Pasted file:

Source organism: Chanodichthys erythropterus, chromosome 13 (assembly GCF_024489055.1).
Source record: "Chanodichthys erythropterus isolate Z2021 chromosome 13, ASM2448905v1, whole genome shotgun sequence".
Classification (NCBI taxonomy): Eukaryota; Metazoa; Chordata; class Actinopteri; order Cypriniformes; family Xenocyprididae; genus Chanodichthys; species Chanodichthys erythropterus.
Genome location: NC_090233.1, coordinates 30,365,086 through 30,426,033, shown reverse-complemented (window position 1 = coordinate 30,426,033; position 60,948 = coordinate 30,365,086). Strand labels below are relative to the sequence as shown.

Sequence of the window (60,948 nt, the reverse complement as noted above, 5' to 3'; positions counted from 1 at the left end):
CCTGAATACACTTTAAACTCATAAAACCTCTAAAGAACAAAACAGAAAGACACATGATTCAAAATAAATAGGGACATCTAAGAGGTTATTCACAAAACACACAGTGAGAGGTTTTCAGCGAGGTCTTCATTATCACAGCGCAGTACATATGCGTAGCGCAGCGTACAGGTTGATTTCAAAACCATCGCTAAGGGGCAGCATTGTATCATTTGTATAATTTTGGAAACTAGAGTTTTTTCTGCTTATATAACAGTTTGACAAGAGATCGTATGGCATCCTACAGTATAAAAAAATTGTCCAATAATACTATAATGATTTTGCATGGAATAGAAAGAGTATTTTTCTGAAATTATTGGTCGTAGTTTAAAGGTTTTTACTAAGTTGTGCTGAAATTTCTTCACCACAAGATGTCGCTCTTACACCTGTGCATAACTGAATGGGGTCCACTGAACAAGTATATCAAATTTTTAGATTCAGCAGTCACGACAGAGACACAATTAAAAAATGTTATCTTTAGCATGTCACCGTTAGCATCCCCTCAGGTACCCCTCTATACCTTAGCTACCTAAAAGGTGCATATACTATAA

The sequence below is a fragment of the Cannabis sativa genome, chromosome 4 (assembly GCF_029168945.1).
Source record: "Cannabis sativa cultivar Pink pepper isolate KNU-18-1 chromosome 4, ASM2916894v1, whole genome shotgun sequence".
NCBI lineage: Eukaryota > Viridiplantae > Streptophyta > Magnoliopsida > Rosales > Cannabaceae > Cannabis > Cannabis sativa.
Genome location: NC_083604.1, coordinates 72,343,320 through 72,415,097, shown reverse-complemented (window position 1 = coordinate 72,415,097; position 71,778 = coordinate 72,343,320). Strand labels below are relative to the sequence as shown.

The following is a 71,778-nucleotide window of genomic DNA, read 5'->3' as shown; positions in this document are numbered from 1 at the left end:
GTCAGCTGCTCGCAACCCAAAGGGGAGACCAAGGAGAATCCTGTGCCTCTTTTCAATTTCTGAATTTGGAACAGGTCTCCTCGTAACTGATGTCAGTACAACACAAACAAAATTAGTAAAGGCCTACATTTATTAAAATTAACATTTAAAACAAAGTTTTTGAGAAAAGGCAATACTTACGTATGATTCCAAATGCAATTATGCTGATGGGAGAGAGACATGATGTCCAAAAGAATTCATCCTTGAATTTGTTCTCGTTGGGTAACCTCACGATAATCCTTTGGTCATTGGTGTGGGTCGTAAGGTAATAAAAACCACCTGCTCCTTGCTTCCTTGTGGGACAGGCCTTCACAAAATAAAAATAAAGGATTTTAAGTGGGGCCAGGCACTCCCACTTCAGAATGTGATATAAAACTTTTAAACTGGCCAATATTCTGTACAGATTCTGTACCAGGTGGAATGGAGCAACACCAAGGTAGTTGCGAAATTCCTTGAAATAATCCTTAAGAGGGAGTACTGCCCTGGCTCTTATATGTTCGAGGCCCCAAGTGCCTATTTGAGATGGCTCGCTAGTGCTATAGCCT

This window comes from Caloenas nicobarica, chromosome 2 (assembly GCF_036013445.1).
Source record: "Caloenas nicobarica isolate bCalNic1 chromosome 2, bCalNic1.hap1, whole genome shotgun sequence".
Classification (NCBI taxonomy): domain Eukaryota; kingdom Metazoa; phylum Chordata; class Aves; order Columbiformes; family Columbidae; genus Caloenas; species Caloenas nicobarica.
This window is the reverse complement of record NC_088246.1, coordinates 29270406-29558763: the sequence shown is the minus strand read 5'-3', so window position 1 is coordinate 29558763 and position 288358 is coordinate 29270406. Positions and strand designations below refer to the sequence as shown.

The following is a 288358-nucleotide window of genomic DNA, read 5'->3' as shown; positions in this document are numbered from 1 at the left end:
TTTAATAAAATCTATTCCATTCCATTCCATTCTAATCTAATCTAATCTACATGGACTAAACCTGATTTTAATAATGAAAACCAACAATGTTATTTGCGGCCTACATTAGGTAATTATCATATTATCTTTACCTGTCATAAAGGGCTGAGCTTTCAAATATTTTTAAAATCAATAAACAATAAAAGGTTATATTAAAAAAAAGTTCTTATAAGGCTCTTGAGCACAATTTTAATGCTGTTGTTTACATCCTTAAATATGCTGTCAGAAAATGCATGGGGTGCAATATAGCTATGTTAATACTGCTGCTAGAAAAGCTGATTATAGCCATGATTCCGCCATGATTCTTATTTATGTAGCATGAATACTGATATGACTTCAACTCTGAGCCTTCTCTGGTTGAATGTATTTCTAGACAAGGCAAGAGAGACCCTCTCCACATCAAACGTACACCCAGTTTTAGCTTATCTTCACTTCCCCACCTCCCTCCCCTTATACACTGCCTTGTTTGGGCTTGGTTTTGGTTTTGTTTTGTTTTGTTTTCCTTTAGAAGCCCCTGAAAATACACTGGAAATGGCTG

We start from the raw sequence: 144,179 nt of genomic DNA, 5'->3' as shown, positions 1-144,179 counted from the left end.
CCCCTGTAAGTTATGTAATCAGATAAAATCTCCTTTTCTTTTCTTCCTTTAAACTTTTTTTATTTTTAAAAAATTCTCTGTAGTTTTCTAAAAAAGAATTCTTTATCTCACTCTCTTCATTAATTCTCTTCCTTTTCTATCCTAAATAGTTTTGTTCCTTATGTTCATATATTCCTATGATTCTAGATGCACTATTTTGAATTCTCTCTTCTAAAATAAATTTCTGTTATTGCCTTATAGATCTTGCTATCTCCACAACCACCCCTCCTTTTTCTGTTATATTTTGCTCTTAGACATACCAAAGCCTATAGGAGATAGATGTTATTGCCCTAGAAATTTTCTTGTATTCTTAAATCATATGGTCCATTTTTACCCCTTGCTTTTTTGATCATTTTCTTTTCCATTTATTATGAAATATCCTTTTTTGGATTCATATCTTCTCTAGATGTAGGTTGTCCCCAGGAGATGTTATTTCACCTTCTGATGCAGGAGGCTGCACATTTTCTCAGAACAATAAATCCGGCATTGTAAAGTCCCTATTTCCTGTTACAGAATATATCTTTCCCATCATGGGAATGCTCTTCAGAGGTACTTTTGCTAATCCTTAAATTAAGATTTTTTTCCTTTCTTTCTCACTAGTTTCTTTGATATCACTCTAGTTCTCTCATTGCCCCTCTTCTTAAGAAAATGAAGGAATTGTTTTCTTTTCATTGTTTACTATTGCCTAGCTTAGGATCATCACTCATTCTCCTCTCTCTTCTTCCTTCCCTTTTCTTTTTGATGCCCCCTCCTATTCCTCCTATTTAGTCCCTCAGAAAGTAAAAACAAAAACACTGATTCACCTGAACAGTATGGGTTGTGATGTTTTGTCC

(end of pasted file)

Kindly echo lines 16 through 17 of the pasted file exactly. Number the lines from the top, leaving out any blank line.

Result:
This window is the reverse complement of record NC_088246.1, coordinates 29270406-29558763: the sequence shown is the minus strand read 5'-3', so window position 1 is coordinate 29558763 and position 288358 is coordinate 29270406. Positions and strand designations below refer to the sequence as shown.

The following is a 288358-nucleotide window of genomic DNA, read 5'->3' as shown; positions in this document are numbered from 1 at the left end: